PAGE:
In this issue, Kamala learns her digital enemy’s reach goes much further than she realized. Is it good?
Ms. Marvel #15 (Marvel Comics)
Kamala’s fight against the cyber troll is starting to affect her unmasked life; she’s tired, late for school, and afraid–really afraid. When a fellow student is shamed and horrified because her personal texts have been leaked to the rest of the school, her off-hand comment that her phone’s screen had a troll picture on it makes Kamala realize this person has a lot more power.
This sends her tracking down a suspect, but even as the fight begins, Kamala realizes that things are even more complicated than they seem.
Is It Good?
On the surface, this continuing story shows how much more powerful Kamala’s cyber enemy is, stepping up their game by possessing a person in real life and giving them super strength. But the real story is a deep look at the effect that cyberbullying and internet trolls can have on teens. Okay, maybe it’s not hidden that much, considering the main villain uses a literal troll as his avatar. But it’s a bold move especially to imply that a teen girl has sent nudes to her boyfriend and have the book support her as the victim; it’s also a brave and necessary one. Add in on the next page teens comparing their struggles as the kids of gay parents and immigrant families to always be the very best, and you have a very potent 1-2 punch of reality to a cape book.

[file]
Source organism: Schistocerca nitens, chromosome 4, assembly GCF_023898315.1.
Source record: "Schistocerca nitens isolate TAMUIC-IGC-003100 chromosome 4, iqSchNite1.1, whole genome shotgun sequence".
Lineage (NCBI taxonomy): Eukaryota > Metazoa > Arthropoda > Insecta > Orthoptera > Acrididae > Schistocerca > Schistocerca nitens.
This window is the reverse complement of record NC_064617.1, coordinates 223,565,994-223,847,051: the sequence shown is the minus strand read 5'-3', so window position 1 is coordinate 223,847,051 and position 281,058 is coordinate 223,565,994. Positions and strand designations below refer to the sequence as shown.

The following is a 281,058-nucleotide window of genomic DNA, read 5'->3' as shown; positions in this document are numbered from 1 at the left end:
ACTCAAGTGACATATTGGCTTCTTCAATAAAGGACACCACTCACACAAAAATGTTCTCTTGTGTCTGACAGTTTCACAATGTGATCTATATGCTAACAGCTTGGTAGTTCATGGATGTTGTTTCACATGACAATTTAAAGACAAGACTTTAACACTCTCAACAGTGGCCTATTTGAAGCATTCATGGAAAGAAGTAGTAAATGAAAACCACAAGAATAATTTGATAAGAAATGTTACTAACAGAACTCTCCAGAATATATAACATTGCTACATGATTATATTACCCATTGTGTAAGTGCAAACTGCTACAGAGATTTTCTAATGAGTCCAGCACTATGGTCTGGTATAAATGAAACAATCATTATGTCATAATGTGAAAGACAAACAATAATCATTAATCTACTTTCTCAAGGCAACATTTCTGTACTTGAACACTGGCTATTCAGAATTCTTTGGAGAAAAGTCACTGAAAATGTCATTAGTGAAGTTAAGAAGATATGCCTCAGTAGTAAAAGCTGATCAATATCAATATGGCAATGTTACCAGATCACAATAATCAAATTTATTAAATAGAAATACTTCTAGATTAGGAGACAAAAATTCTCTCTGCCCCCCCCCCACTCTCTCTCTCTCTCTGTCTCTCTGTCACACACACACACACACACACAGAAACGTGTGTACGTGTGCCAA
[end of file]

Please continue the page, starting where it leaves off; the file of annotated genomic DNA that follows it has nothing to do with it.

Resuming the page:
Luckily, Wilson and co. have proven over and over that they can handle these stories with grace, cleanly making it part of the larger, more typical punching and capes action. And Kamala shows that she has some of her namesake in her when she goes straight to punching her problems in the face. It made me uncomfortable and Wilson has Kamala acknowledge that in her thought bubble: “I don’t pause. I don’t think. I just want this to be over.” She’s showing us how exhausting and frustrating dealing with online threats can be, when you have no way to fight back.
The art team kills it, as per usual. I love Miyazawa’s softer style, and she is a master at facial expressions–this whole page is full of fantastic faces, aided by Herring’s on point colors.
Also a big shout out Nelson Blake II and Rachelle Rosenberg on their fantastic cover. I don’t know if I’ve ever mentioned them, but I have loved the lettering for Ms. Marvel since the first issue. It looks exactly how I would picture Kamala’s handwriting to be and it’s one of those extra touches that shows how much care goes into every detail of this book.
I’m only expecting this short arc to get more real, and I really can’t wait to see how Wilson and team tackles the current state of our country once this arc is complete.